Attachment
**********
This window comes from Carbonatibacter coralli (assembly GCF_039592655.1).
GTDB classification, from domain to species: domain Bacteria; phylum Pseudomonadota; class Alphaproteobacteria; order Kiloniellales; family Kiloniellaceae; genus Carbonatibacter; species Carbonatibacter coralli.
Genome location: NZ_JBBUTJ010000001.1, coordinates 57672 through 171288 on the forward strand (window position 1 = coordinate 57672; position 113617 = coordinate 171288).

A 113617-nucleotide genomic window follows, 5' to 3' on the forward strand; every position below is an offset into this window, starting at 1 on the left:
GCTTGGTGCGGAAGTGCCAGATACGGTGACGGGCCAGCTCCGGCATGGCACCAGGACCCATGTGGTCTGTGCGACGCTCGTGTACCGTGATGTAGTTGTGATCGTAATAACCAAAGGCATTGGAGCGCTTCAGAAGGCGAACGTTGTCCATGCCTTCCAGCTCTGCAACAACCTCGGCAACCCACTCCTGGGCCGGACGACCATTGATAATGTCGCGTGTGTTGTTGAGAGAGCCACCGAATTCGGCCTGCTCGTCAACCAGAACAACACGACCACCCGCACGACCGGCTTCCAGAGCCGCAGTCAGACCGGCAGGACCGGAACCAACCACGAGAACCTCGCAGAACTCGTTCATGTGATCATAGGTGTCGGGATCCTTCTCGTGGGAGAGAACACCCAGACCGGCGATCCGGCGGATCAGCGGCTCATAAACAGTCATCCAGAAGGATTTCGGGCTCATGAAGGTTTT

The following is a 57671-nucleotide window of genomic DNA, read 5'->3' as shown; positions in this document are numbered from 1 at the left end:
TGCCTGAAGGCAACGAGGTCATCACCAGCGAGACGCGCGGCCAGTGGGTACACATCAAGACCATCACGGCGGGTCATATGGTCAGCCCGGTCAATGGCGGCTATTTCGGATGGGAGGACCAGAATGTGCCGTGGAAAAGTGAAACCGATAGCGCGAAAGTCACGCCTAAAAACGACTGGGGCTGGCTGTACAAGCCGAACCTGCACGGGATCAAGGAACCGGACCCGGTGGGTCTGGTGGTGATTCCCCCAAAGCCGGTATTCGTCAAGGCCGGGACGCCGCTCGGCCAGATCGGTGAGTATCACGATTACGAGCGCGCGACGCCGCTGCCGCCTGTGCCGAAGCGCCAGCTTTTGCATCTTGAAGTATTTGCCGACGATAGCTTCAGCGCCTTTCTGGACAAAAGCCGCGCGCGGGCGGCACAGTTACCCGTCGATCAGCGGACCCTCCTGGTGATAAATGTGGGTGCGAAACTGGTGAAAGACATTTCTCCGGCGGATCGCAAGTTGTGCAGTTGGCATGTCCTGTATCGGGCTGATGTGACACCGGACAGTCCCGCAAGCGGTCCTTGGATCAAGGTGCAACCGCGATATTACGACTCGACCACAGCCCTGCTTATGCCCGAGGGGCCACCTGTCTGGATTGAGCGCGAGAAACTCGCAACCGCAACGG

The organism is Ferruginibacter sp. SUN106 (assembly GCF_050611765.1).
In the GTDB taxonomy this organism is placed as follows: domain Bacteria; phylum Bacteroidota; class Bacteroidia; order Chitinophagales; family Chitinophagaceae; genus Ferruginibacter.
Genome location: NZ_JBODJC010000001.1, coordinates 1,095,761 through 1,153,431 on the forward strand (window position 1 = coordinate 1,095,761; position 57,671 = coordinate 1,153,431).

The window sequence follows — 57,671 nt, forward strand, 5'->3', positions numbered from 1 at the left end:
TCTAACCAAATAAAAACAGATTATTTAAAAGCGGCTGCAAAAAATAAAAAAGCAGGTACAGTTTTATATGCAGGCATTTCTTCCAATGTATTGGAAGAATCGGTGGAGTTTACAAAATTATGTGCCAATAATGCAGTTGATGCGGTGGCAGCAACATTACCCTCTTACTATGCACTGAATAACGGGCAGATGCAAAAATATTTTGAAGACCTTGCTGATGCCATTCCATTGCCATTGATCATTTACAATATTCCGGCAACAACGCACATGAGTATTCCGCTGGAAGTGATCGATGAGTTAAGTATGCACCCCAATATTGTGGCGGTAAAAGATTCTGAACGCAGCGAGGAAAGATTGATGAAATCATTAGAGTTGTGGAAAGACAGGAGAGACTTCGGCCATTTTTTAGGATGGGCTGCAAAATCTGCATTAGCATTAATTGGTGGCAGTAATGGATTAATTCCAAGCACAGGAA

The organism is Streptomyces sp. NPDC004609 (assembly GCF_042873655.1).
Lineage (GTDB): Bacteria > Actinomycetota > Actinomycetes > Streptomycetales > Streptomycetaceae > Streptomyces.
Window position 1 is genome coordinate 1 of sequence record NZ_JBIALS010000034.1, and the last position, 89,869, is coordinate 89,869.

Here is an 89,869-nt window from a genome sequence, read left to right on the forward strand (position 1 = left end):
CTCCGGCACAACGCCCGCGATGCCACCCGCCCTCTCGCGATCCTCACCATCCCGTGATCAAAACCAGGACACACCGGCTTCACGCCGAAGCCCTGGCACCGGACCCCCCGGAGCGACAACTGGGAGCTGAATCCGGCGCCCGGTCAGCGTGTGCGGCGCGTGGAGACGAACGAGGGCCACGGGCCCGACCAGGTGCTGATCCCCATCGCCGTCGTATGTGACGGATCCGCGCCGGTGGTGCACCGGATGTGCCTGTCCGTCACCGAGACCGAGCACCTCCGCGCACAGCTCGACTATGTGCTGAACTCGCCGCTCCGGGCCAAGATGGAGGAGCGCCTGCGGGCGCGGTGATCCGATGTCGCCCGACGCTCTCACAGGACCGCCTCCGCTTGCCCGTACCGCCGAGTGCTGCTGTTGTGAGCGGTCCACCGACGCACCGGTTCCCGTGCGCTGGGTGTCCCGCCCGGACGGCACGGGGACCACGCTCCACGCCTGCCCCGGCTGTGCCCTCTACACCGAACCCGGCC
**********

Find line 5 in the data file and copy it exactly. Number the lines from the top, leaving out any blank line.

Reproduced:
GCTTGGTGCGGAAGTGCCAGATACGGTGACGGGCCAGCTCCGGCATGGCACCAGGACCCATGTGGTCTGTGCGACGCTCGTGTACCGTGATGTAGTTGTGATCGTAATAACCAAAGGCATTGGAGCGCTTCAGAAGGCGAACGTTGTCCATGCCTTCCAGCTCTGCAACAACCTCGGCAACCCACTCCTGGGCCGGACGACCATTGATAATGTCGCGTGTGTTGTTGAGAGAGCCACCGAATTCGGCCTGCTCGTCAACCAGAACAACACGACCACCCGCACGACCGGCTTCCAGAGCCGCAGTCAGACCGGCAGGACCGGAACCAACCACGAGAACCTCGCAGAACTCGTTCATGTGATCATAGGTGTCGGGATCCTTCTCGTGGGAGAGAACACCCAGACCGGCGATCCGGCGGATCAGCGGCTCATAAACAGTCATCCAGAAGGATTTCGGGCTCATGAAGGTTTT